In any case, the gradual sustained induction of the plastidial MEP pathway seems to be relevant to tanshinone biosynthesis, as genes from the monoterpenoid metabolism also found in the plastids are down-regulated, while the few genes already identified in tanshinone biosynthesis (i.e., SmCPS and SmKSL) clearly exhibit the same sustained increase in transcript levels (Figure 5). On this basis, we have further identified eight CYP whose similar transcriptional pattern suggests a potential role in tanshinone biosynthesis (Figure 6). Finally, we also mined our RNA-seq data to identify transcriptional factors potentially involved in eliciting tanshinone biosynthesis, as well as further suggest a role for the defense signaling molecule methyl jasmonate in the induction process (Figure 7).
The combined metabolomics and transcriptomic approach utilized here has provided some insight into the observed inducible nature of tanshinone production in hairy root cultures of S. miltiorrhiza. For example, highlighting a potential role for the induced, methyl jasmonate-responsive transcription factor SmERF13 in regulating such elicitation. Perhaps more critically, our combined metabolomics and transcriptomics data has revealed a distinct expression pattern correlated with tanshinone production, which provides a firm foundation for further investigation of the biosynthesis of these medically important natural products.
Hairy root culture development and induction system
Hairy root cultures were obtained by infecting sterile S. miltiorrhiza plantlets with a Ri T-DNA Agrobacterium rhizogenes (ATCC15834). Induction was started 18 days after inoculating 2 g fresh weight of hairy roots in 250 ml Erlenmeyer flasks by the application of a biotic-abiotic combination of the carbohydrate fraction of yeast extract (100 μg ml-1) with Ag+ (30 μM) as previously described . Hairy roots were harvested at 0 h, 12 h, 24 h, 36 h, 48 h, 120 h, and 240 h post induction, from three individual cultures at each time point, which were divided into two parts, one stored at −80°C for transcriptome profiling, the other stored at −20°C for metabolite analysis.
Extraction and sample preparation
Total RNA was extracted from pooled hairy roots (i.e., all three cultures) at 0 h, 12 h, 24 h, 36 h and 48 h post induction using the Trizol method (Invitrogen, Carlsbad, CA, USA). In addition, a modified version of a previously described protocol was employed for preferential extraction of tanshinones from lyophilized hairy roots (n = 3) at 0 h, 12 h, 24 h, 36 h, 48 h, 120 h, and 240 h post induction . Briefly, after ultrasound lysis in 20 ml of methanol/chloroform (7:3 vol/vol) for 60 min, the extracts were centrifuged at 2500 r min-1 for 2 min and the supernatant was removed and dried down. The residue was subsequently dissolved in 2 ml of methanol. This solution was filtered through a 0.22 μm micropore membrane prior to use.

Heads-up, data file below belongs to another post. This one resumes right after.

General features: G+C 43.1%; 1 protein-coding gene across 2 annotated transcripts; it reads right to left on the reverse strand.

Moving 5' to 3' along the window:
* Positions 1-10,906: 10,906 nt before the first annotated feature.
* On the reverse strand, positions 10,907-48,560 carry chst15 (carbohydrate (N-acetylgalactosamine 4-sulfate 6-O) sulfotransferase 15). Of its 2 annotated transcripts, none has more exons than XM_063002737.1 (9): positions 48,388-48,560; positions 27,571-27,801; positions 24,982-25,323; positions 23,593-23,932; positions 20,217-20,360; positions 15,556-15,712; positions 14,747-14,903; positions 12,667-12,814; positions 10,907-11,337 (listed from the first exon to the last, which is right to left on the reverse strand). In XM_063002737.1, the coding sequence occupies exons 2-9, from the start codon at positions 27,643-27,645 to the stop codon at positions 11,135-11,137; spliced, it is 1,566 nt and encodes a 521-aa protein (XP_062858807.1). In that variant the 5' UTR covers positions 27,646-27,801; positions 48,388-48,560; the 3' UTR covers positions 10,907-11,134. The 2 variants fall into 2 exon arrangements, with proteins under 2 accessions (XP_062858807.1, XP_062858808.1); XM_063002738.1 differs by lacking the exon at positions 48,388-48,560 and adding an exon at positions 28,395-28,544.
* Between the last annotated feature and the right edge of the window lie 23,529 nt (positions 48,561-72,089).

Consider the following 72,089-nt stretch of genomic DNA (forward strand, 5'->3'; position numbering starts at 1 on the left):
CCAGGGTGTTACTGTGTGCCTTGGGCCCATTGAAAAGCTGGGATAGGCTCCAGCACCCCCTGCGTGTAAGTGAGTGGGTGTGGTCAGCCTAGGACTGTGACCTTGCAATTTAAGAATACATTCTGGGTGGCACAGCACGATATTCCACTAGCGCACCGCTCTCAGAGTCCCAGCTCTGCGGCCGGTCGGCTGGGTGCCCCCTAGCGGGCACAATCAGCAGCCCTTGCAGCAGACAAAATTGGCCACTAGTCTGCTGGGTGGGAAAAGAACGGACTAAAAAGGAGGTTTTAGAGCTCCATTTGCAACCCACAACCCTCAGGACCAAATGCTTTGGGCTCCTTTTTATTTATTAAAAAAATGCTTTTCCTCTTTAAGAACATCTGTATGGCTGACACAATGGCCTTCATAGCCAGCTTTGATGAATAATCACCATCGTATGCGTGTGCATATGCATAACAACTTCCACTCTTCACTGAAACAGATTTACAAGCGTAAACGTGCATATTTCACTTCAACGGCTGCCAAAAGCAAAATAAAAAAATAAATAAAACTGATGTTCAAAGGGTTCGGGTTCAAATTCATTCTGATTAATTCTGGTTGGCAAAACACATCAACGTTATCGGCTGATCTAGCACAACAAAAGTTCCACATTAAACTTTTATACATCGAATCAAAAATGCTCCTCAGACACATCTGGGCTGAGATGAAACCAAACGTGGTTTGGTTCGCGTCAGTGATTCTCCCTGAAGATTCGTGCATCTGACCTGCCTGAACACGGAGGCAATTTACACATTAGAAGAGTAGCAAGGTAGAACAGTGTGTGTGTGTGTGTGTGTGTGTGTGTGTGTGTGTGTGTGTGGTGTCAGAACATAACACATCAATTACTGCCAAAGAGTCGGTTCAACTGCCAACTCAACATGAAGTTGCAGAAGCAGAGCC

Ultra-performance liquid chromatography coupled with diode array detection and quadrupole time-of-flight mass spectrometry (UPLC-DAD-QTOF-MS) analysis
Metabolite analyses were carried out using an Agilent 1290 Infinity HPLC system equipped with a binary pump, a diode array detector (DAD), an autosamper, and a column compartment. After testing, a Poroshell 120 SB-C18 column (3.0 × 150 mm, 2.7 um, Agilent) was chosen for optimal separation. The mobile phase was formed from solvent A [0.5% (vol/vol) formic acid aqueous solution containing 10% acetonitrile] and B [0.5% (vol/vol) formic acid methanol solution containing 10% acetonitrile]. The column was eluted using a gradient of 10% to 100% solvent B (vol/vol) over 10 min, then 100% B for the next 5 min, at a flow rate of 0.8 mL/min at 65°C. The HPLC chromatogram was monitored at 280 nm. MS detection was carried out with an Agilent 6520 Q-TOF mass spectrometer with an Atmospheric Pressure Chemical Ionization (APCI) interface. The ion source in the positive ion mode was operated at 3500 V cap and 4 μA corona current. Drying gas and vaporizer temperature were set at 350°C and 325°C, respectively. The nebulizer pressure was 50 psi, with drying gas at 5 L/min. For full-scan MS analysis, the spectra were recorded in the range of 100–1000 m/z. Each of the three biological replicates (independent cultures from each time point) was analyzed in triplicate chromatographic runs (i.e., technical replicates).
Metabolic profile analysis
The metabolic profiles of the S. miltiorrhiza hairy roots were analyzed using a previously described LC/MS data protocol . Briefly, after transforming the raw Agilent data into MZ-mine format, automatic integration and peak alignment were conducted for subsequent explorative data analysis. Principal component analysis (PCA) was employed to investigate the difference between elicited groups and non-elicited groups, as well as the time series changes in detected metabolites. Hierarchical clustering was used to examine the relationship among these metabolites over the sampled time series (shown as a heat map in Additional file 2: Figure S2). Data analysis was performed using MZ-mine LC/MS tools and MATLAB.